Some teens may indeed be anti-Facebook
Facebook’s popularity might be on the decline among some teenagers, the company signaled Wednesday.
For younger teenagers, Facebook has seen a decline in the number of daily users, the company reported during its third-quarter earnings call. Overall, usage among U.S. teens was stable between the second and third quarters, but the decrease in daily usage for some was noted early in the prepared remarks of Facebook’s chief financial officer, David Ebersman.
It was one of the first times that the social network has identified a decrease in its teenage users. Youth engagement on Facebook is hard to measure because self-reported age data is usually unreliable for younger users, the company said. But, “we wanted to share [the figure] because we get a lot of questions about teens,” Ebersman said.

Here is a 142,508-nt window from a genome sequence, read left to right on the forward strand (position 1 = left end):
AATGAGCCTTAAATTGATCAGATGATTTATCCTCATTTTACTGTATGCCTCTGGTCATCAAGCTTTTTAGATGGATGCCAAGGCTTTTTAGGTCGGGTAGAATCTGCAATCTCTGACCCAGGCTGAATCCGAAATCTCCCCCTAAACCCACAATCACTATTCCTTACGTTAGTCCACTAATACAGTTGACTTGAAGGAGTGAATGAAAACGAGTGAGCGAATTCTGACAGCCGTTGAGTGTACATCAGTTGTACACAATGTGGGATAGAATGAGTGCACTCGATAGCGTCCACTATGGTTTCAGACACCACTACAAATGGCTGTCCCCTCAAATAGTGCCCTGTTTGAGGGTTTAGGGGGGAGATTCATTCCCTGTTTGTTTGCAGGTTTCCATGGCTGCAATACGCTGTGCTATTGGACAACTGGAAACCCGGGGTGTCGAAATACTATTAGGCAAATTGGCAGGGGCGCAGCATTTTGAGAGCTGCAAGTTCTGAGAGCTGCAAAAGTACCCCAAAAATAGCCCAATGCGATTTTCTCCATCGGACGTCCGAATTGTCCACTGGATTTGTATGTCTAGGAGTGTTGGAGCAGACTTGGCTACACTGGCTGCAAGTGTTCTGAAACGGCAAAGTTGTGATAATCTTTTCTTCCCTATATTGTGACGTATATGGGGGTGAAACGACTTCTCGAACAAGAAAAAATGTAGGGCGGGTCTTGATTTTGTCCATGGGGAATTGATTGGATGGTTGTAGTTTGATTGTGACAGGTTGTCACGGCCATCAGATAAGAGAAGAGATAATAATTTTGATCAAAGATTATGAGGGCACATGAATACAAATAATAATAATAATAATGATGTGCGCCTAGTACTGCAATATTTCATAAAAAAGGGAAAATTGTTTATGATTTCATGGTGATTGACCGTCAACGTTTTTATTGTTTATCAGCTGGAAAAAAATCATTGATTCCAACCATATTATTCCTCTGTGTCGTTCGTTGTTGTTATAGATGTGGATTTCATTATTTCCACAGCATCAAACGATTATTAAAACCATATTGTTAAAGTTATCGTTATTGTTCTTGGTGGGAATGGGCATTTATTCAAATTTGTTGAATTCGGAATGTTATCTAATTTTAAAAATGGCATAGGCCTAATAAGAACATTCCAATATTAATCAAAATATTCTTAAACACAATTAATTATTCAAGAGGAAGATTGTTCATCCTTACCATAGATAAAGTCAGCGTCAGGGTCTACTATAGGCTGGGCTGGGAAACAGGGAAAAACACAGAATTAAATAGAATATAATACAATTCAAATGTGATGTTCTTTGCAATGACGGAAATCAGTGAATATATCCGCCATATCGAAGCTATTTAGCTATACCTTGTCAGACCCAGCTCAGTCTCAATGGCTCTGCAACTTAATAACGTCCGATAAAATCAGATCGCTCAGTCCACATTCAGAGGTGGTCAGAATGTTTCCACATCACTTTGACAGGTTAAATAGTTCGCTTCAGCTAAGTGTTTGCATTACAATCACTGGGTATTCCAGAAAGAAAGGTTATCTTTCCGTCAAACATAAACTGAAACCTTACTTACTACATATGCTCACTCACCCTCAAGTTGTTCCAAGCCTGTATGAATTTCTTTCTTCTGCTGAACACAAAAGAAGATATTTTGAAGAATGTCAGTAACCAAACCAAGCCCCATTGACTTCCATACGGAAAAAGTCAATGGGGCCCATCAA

Facebook didn’t disclose the size of the decline or comment on it further.
With many rival services vying for younger users’ attention, Facebook’s ability to keep them on its site is an issue. One area of intense competition is messaging. Facebook operates its own standalone app just for messages, called Messenger, but services such as Snapchat, WhatsApp and Skype are also popular.
Part of the issue might be that everyone seems to be on Facebook now, and teens want their own place to digitally mingle. “Teens don’t want to be on the same site as their parents,” said Brian Blau, who’s an industry analyst with Gartner and a parent of a teenager himself.
Also, a study released by Pew Research Center earlier this year found that the “drama” on Facebook might be driving more teens to one of Facebook’s biggest rivals: Twitter.
Overall, on a monthly basis, Facebook grew its number of users to 1.19 billion during the quarter, an increase of 18 percent from last year. Total sales for the company, aided by mobile, were up 60 percent, to US$2.02 billion.
During the call, Facebook said it would continue to build products for people of all ages.